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I don't have much advice on prepping for the mechanicals but I will say that the first thing I did after buying my RRC was buy AAA with 100 mile towing. If you don't have AAA yet there is a short waiting period before they cover the tows so you might want to look into that soon. Maybe one of their packages with the most miles covered with or without a trailer? Also consider getting recommendations on good service shops along the route so if you do break down you know where to go.
Good luck!
John
 

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Discussion Starter · #15 ·
Well, I've decided I'm going to leave the RRC here in CA at a buddy's house until I have time to do these things. Instead I'll be pulling a UHaul 6x12' covered trailer with wifey's 2013 Subaru Forester XT. Hitch receiver, hitch & electrics $200 shipped, not bad. 2 hour install, jobs a goodun. Then when the time & cash allows I'll order the parts, fly back out, put them in and drive her back. I'm going to miss her for a couple months, but at least I know I'll make the drive and can rest at ease.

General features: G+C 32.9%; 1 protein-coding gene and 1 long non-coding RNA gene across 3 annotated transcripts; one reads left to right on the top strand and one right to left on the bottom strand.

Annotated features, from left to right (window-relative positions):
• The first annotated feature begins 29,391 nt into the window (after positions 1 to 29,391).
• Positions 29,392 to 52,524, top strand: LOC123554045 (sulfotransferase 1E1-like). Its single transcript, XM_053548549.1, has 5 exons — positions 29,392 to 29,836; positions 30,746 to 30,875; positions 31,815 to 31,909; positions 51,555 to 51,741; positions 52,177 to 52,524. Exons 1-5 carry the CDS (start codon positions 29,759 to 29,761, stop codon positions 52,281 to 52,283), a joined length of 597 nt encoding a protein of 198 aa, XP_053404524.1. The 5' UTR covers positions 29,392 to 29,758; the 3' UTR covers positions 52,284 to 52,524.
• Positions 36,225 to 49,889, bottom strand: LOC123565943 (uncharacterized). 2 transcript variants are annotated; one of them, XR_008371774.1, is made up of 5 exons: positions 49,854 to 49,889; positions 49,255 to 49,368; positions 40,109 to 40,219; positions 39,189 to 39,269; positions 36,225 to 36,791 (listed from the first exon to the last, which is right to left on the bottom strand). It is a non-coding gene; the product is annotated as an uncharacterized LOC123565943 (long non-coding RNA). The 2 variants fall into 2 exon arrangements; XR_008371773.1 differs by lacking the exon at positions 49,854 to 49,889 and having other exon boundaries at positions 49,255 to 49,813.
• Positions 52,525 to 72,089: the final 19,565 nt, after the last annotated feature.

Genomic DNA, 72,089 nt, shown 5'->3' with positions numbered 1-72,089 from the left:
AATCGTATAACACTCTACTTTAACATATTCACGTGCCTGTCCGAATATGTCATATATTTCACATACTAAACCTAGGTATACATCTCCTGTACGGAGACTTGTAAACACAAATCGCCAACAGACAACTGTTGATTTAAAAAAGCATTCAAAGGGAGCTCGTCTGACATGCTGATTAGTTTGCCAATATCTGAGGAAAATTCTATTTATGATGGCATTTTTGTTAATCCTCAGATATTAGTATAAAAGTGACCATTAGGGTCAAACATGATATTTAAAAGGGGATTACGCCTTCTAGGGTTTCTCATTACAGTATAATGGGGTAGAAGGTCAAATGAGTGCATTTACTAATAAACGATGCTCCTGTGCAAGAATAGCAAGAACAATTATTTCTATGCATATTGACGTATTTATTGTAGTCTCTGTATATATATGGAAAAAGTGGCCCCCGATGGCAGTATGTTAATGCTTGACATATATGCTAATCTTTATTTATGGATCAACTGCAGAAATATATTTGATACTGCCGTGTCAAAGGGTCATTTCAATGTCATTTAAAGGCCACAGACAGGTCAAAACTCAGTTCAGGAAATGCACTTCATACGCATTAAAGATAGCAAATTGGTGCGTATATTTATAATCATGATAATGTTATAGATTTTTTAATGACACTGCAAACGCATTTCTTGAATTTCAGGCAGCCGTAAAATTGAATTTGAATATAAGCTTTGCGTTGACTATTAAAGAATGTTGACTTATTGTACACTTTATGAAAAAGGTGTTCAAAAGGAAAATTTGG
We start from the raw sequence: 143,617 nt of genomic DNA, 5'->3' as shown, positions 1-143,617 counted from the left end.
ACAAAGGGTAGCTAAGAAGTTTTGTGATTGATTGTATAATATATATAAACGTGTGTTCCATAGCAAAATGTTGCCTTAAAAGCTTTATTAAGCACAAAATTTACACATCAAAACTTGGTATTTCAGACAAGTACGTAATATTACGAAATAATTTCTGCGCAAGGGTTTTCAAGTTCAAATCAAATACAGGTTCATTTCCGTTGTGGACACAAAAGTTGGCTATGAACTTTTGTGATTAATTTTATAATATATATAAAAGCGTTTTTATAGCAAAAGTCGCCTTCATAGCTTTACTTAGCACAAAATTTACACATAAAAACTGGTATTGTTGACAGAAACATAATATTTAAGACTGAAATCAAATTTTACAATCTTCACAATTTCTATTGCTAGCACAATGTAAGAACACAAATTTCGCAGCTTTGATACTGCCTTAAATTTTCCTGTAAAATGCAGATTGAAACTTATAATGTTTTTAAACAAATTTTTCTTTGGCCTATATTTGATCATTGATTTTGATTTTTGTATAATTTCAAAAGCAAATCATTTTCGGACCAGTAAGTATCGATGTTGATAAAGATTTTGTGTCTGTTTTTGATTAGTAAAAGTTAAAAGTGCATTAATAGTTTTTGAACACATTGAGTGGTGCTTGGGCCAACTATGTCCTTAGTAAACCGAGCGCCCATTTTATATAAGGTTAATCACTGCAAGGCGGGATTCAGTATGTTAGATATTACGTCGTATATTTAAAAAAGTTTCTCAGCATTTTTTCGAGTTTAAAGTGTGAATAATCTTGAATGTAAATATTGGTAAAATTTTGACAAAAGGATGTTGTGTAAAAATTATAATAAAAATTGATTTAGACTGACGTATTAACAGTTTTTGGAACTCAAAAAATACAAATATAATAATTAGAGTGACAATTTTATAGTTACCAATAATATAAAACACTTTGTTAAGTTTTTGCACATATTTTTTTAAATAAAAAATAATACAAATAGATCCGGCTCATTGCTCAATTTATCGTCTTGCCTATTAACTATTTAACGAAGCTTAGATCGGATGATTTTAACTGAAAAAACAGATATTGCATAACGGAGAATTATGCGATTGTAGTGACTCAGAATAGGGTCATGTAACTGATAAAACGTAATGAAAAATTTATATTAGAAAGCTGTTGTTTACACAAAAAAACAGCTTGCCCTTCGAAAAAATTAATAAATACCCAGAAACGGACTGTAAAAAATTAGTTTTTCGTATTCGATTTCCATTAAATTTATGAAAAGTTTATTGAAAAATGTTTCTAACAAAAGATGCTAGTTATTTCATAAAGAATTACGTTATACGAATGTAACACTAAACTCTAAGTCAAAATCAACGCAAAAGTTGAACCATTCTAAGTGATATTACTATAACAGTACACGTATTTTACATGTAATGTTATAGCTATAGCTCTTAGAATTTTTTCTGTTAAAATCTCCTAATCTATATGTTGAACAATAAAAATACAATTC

Bummer - I was really hoping I could do it in time, but hey. Win some lose some I guess.


1995 Alpine White NAS LWB
(aka "The Fat Stormtrooper")
 

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Discussion Starter · #16 ·
Little update.

Did the 1,000 mile drive from California to Colorado without incident. I towed a 12' UHaul trailer with the wife's 2013 Subaru Forester XT and it did fine for the most part. Took the drive over 2 days. I hit quite a bit of weather inside most of Utah, and some of the down-grades were a little hairy, but other than that she did fine, even though I'm almost certain she was quite overloaded!

Thanks for everyone's advice. I couldn't have done it without you. We've settled in for the most part up here in Fort Collins. The weather is beautiful and cold.

I've just placed an order for the following parts:
- Air Idle Control Valve
- Throttle Position Sensor
- Ignition Amplifier Module & relocation kit
- EBC pads & rotors all around (7000 front, 6000 rear, dimpled & slotted discs)
- brake pad hardware front & rear

I'm planning to fly back to CA next month and I'd like to be able to fit everything in one day and drive it back to Colorado. I was wondering if anyone had any tips on fitting these items or comments on the timeframe. I'm going to try to bring most of my tools with me and I'll work in my mom's garage.

Here's hoping for the best!


1995 Alpine White NAS LWB
(aka "The Fat Stormtrooper")